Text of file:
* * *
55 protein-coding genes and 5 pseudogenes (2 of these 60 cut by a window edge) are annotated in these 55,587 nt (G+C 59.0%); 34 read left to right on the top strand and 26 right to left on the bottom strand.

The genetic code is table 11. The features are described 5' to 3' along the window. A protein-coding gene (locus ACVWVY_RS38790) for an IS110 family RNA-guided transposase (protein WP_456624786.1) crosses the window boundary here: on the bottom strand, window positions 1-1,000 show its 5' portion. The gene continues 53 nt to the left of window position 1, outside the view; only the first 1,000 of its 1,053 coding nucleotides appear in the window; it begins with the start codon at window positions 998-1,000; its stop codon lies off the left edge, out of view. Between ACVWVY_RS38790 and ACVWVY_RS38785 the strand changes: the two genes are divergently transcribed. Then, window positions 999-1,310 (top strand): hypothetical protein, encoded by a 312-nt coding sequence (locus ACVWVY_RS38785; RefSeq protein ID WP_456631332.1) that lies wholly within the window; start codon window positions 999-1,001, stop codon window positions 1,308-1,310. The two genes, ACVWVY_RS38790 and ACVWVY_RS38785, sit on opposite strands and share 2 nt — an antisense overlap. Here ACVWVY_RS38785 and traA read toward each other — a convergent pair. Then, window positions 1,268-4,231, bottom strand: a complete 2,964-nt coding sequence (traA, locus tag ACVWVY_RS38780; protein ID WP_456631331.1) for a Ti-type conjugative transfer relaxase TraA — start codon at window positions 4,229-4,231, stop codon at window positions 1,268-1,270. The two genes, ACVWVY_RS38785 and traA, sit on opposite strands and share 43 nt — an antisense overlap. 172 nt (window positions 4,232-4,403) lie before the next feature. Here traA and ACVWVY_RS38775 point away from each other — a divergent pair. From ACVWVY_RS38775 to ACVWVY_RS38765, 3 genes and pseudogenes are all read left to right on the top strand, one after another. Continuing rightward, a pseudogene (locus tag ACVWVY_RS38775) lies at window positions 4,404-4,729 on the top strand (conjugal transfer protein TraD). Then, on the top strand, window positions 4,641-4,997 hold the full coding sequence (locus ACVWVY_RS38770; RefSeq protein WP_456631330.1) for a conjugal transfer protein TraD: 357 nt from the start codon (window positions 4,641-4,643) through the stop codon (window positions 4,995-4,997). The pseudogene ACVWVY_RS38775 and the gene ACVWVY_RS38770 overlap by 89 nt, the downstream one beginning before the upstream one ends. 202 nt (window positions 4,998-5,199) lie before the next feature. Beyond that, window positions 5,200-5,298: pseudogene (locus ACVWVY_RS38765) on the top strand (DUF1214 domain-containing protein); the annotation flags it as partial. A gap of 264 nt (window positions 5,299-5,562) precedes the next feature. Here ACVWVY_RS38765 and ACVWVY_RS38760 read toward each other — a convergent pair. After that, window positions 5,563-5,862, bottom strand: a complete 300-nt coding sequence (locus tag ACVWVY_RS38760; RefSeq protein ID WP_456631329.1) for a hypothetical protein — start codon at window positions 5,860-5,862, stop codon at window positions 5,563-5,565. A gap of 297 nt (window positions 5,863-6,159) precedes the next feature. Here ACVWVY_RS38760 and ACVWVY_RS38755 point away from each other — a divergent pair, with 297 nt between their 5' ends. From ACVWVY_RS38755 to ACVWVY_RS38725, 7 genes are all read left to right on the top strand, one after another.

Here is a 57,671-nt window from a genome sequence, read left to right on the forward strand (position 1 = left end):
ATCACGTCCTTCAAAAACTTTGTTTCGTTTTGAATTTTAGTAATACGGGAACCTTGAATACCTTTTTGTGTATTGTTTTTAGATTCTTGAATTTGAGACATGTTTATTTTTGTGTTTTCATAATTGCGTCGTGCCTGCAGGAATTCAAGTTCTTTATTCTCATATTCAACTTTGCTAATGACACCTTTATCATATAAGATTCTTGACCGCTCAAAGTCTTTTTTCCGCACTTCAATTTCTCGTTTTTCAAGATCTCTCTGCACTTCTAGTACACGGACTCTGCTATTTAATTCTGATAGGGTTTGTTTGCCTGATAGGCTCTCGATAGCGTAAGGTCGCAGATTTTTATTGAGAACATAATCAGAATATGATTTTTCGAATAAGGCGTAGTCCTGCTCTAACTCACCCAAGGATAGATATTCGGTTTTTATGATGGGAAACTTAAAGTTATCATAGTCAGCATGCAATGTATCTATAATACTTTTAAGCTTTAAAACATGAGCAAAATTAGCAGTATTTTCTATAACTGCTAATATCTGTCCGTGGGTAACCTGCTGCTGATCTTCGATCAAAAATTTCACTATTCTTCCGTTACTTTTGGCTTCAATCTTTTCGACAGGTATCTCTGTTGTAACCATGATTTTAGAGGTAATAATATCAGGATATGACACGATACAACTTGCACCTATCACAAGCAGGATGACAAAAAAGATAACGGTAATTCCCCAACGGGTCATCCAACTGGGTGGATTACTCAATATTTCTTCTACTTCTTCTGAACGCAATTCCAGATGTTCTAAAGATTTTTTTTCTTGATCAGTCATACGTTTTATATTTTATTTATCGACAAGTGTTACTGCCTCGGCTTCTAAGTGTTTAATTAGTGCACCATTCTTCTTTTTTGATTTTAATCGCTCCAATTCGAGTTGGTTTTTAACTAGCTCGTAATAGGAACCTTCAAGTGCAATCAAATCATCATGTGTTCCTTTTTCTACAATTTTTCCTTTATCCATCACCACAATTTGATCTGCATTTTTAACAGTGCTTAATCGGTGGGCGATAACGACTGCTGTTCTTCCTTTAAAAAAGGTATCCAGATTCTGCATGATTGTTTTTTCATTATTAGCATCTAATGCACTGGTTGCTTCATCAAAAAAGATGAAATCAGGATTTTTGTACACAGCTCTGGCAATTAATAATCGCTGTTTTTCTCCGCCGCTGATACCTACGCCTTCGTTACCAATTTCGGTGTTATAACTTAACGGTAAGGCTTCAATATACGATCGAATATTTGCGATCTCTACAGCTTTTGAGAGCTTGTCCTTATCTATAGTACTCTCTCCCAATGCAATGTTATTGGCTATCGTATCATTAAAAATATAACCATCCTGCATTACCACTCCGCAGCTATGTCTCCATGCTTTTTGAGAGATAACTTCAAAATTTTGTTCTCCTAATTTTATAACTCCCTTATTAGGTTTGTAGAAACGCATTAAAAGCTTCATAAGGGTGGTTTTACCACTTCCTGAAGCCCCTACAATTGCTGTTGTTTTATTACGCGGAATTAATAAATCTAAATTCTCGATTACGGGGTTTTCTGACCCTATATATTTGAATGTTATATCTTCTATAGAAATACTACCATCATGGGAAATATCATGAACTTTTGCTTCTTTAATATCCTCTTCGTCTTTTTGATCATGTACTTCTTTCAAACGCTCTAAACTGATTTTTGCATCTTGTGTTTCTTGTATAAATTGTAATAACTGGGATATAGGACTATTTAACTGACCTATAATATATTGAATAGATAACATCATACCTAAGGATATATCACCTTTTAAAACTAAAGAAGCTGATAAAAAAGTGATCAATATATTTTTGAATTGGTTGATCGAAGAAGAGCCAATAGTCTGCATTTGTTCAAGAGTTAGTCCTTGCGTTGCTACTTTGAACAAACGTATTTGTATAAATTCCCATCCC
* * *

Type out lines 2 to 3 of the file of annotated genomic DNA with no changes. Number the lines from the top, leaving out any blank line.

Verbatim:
The genetic code is table 11. The features are described 5' to 3' along the window. A protein-coding gene (locus ACVWVY_RS38790) for an IS110 family RNA-guided transposase (protein WP_456624786.1) crosses the window boundary here: on the bottom strand, window positions 1-1,000 show its 5' portion. The gene continues 53 nt to the left of window position 1, outside the view; only the first 1,000 of its 1,053 coding nucleotides appear in the window; it begins with the start codon at window positions 998-1,000; its stop codon lies off the left edge, out of view. Between ACVWVY_RS38790 and ACVWVY_RS38785 the strand changes: the two genes are divergently transcribed. Then, window positions 999-1,310 (top strand): hypothetical protein, encoded by a 312-nt coding sequence (locus ACVWVY_RS38785; RefSeq protein ID WP_456631332.1) that lies wholly within the window; start codon window positions 999-1,001, stop codon window positions 1,308-1,310. The two genes, ACVWVY_RS38790 and ACVWVY_RS38785, sit on opposite strands and share 2 nt — an antisense overlap. Here ACVWVY_RS38785 and traA read toward each other — a convergent pair. Then, window positions 1,268-4,231, bottom strand: a complete 2,964-nt coding sequence (traA, locus tag ACVWVY_RS38780; protein ID WP_456631331.1) for a Ti-type conjugative transfer relaxase TraA — start codon at window positions 4,229-4,231, stop codon at window positions 1,268-1,270. The two genes, ACVWVY_RS38785 and traA, sit on opposite strands and share 43 nt — an antisense overlap. 172 nt (window positions 4,232-4,403) lie before the next feature. Here traA and ACVWVY_RS38775 point away from each other — a divergent pair. From ACVWVY_RS38775 to ACVWVY_RS38765, 3 genes and pseudogenes are all read left to right on the top strand, one after another. Continuing rightward, a pseudogene (locus tag ACVWVY_RS38775) lies at window positions 4,404-4,729 on the top strand (conjugal transfer protein TraD). Then, on the top strand, window positions 4,641-4,997 hold the full coding sequence (locus ACVWVY_RS38770; RefSeq protein WP_456631330.1) for a conjugal transfer protein TraD: 357 nt from the start codon (window positions 4,641-4,643) through the stop codon (window positions 4,995-4,997). The pseudogene ACVWVY_RS38775 and the gene ACVWVY_RS38770 overlap by 89 nt, the downstream one beginning before the upstream one ends. 202 nt (window positions 4,998-5,199) lie before the next feature. Beyond that, window positions 5,200-5,298: pseudogene (locus ACVWVY_RS38765) on the top strand (DUF1214 domain-containing protein); the annotation flags it as partial. A gap of 264 nt (window positions 5,299-5,562) precedes the next feature. Here ACVWVY_RS38765 and ACVWVY_RS38760 read toward each other — a convergent pair. After that, window positions 5,563-5,862, bottom strand: a complete 300-nt coding sequence (locus tag ACVWVY_RS38760; RefSeq protein ID WP_456631329.1) for a hypothetical protein — start codon at window positions 5,860-5,862, stop codon at window positions 5,563-5,565. A gap of 297 nt (window positions 5,863-6,159) precedes the next feature. Here ACVWVY_RS38760 and ACVWVY_RS38755 point away from each other — a divergent pair, with 297 nt between their 5' ends. From ACVWVY_RS38755 to ACVWVY_RS38725, 7 genes are all read left to right on the top strand, one after another.

Here is a 57,671-nt window from a genome sequence, read left to right on the forward strand (position 1 = left end):